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- Britany G.
- Provo, Utah
Chemistry Teacher Resources
Find Chemistry educational ideas and activities
Don't you wish you had the time to type up a study guide for your chemistry class? With this resource, there is no need! A chart comparing the properties of metals and non-metals tops the handout, followed by notes on the reactivity series. Finally, you will find an overview of fossil fuels. Use this as an outline for your lecture or to give a copy to junior chemists as notes or a study guide.
The University of the State of New York has designed a series of exams to be given to high schoolers. This chemistry exam is one of the most comprehensive and well-written that you will ever find. It consists of 84 questions in a variety of styles, including multiple-choice, short answer, problem solving, interpretation of charts and graphs. The content covers every topic within the typical general chemistry curriculum.
Opening with a set of notes, this resource defines the different types of radiation. Eight examples are then listed so that chemistry pros can practice naming radiation types. This compact, but comprehensive, handout will act as a valuable reference page for your class. Use it when introducing radioactivity.
Three questions, requiring short answers, show that chemistry learners understand the concepts behind balancing chemical equations. Nine equations leave the coefficients to be filled in, and eleven reactions are described for learners to write as balanced equations. This is a comprehensive activity that provides the necessary repetitive practice in balancing chemical equations. This may be useful for a general chemistry course as well as the intended advanced placement course.
This is a review of how advanced chemistry learners handle thermodynamics equations and calculations. Charts and graphs are included for them to read in addition to solving related problems. You will find this resource useful as a review homework or preparation for a unit quiz.
Teach your chemistry charges how to calculate amounts of metals produced during an electroplating process. This invaluable handout details the electroplating process and then provides three examples that you can work through with your class. Use it when you introduce the concepts of electroplating for the first time.
Drawings of two electrochemical cells are provided as visual examples for chemistry novices to label. They also solve a variety of problems for each, such as writing balanced equations and calculating standard cell potential. This resource serves as a meaningful review of electrochemistry concepts. You could use it as homework in preparation for a quiz, or as an assessment tool.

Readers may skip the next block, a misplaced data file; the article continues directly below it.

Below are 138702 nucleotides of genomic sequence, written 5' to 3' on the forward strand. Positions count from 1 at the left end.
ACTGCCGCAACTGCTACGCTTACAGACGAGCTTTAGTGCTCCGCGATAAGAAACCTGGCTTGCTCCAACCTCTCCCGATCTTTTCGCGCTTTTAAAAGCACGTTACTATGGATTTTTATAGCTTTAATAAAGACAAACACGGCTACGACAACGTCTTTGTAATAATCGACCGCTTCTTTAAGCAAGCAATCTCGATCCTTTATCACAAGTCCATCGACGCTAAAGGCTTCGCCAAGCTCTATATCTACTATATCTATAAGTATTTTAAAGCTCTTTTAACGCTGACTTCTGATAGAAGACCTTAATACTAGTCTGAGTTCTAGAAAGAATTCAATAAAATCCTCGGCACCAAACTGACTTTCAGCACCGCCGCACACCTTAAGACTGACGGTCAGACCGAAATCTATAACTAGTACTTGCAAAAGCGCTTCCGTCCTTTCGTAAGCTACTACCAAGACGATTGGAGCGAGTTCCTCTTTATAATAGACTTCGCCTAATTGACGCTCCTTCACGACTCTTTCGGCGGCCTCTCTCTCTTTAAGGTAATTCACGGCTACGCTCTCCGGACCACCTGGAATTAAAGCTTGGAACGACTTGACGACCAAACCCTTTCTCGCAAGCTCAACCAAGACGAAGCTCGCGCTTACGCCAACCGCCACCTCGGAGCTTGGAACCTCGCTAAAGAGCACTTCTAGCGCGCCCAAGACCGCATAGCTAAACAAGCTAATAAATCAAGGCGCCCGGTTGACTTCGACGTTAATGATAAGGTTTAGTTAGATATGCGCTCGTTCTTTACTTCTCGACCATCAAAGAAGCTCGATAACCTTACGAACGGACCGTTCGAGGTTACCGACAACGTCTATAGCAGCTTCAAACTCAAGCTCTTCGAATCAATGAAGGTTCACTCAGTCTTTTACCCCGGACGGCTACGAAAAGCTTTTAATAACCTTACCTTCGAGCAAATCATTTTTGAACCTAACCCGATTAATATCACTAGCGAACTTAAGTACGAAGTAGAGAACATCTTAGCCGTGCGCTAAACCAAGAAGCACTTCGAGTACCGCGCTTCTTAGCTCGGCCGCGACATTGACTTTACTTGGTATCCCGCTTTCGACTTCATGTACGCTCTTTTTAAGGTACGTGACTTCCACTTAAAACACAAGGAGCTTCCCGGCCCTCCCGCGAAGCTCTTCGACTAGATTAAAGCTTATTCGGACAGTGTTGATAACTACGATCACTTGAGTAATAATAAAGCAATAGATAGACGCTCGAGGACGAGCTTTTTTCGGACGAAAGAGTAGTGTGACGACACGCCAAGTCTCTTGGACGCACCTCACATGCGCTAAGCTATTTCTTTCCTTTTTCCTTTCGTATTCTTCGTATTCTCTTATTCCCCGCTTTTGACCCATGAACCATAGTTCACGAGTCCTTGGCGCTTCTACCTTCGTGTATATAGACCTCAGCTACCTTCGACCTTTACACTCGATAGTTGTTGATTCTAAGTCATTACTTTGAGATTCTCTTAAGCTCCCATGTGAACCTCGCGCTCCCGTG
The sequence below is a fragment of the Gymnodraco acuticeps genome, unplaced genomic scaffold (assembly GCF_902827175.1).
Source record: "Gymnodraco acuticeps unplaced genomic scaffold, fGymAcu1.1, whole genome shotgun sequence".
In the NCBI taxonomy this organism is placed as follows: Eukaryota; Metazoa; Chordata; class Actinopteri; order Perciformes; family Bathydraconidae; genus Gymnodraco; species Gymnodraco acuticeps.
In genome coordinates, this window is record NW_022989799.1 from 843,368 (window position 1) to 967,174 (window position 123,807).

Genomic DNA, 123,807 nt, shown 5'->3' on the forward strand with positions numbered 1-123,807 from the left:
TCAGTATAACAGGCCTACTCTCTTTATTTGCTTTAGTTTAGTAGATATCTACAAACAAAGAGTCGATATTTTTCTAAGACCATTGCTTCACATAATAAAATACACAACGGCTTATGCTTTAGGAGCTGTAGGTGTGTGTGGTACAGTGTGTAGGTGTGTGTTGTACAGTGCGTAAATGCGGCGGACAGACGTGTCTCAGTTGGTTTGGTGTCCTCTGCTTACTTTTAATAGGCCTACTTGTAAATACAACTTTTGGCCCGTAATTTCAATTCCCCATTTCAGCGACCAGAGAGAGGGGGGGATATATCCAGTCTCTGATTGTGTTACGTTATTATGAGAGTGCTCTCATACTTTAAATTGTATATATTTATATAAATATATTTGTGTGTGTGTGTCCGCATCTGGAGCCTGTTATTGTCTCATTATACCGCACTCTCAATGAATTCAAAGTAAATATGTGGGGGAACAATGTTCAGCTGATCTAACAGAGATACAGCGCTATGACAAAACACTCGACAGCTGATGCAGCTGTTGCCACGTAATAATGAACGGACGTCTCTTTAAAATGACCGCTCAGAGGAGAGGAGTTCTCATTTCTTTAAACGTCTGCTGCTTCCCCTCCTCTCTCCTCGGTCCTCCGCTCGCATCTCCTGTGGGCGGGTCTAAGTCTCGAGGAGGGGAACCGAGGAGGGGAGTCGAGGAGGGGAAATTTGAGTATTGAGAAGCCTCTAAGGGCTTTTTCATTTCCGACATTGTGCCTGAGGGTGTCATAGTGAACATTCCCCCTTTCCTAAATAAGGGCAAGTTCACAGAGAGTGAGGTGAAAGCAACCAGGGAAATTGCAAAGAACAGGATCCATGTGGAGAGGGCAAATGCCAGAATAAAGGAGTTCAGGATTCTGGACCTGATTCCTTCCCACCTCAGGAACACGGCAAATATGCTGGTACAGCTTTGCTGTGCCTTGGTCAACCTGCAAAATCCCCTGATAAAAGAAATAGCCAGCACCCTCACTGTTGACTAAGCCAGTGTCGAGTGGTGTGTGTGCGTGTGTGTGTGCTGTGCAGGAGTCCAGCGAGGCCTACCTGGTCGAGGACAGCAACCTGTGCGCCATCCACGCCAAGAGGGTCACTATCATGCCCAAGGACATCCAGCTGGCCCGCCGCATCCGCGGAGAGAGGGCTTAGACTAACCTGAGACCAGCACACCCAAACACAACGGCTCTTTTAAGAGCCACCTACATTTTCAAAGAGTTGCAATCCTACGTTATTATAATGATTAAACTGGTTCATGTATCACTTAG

After taking in background information on teeth, marble, eggshell, and fluoride, chemistry aces design an experiment. Their goal is to demonstrate whether or not fluoride has a similar effect on marble or eggshell as it does on tooth enamel. Although there are chemical reactions involved in the activity, the intent is to provide practice designing and revising a scientific inquiry. What makes this lesson stand out is the unique topic and the well-written instructor notes and student directions.
Two laboratory problems are put forth for chemistry students. They are to plan and carry out an experiment that will answer each of the questions. The first asks them to investigate a relationship between the surface area of a potato and decomposition rate of hydrogen peroxide. The second requires that they determine the equilibrium constant for a reaction involving urea. All of these National Chemistry Olympiad exams are tremendous resources to use in your classroom as lab investigations or practical exams.
This 60-question comprehensive exam was designed to determine who would go on to compete in the 2000 US National Chemistry Olympiad. Hopefuls answer multiple choice questions regarding all chemistry topics taught in the first year general chemistry curriculum with a focus on laboratory experience. You can use this as a final exam for your chemistry class. An answer key is attached.
The National Chemistry Olympiad exams are comprehensive tests covering an entire year of chemistry concepts. You can use them as practice for competing in the challenge, or simply as a review, or as an actual final exam for your general chemistry class. This particular part of the three-part exam consists of 60 multiple choice questions. Read through it before assigning to make sure every question is relevant to your curriculum. As a bonus, you will find an answer key attached.
Sixty multiple-choice questions test on a variety of first year chemistry subjects. In order to succeed, exam takers must be competent with properties of elements, stoichiometry problems, gas laws, bond dissociation, and types of reactions. A page is provided that displays a comprehensive chart of abbreviations and symbols, constants, and the periodic table. Also, an answer key is provided for teachers. This is a top-notch exam!
As to be expected from the American Chemical Society Olympiad Examinations Task Force, this 60-question test tops the charts in terms of excellence. It consists entirely of multiple choice questions designed to assess a year's worth of chemistry curriculum. Topics include, but are not limited to pH, molecular geometry, bonding, behavior of gases and solutions, phase changes, and chemical reactions. Use this as a final exam or as a practice for those who want to enter the nation-wide challenge.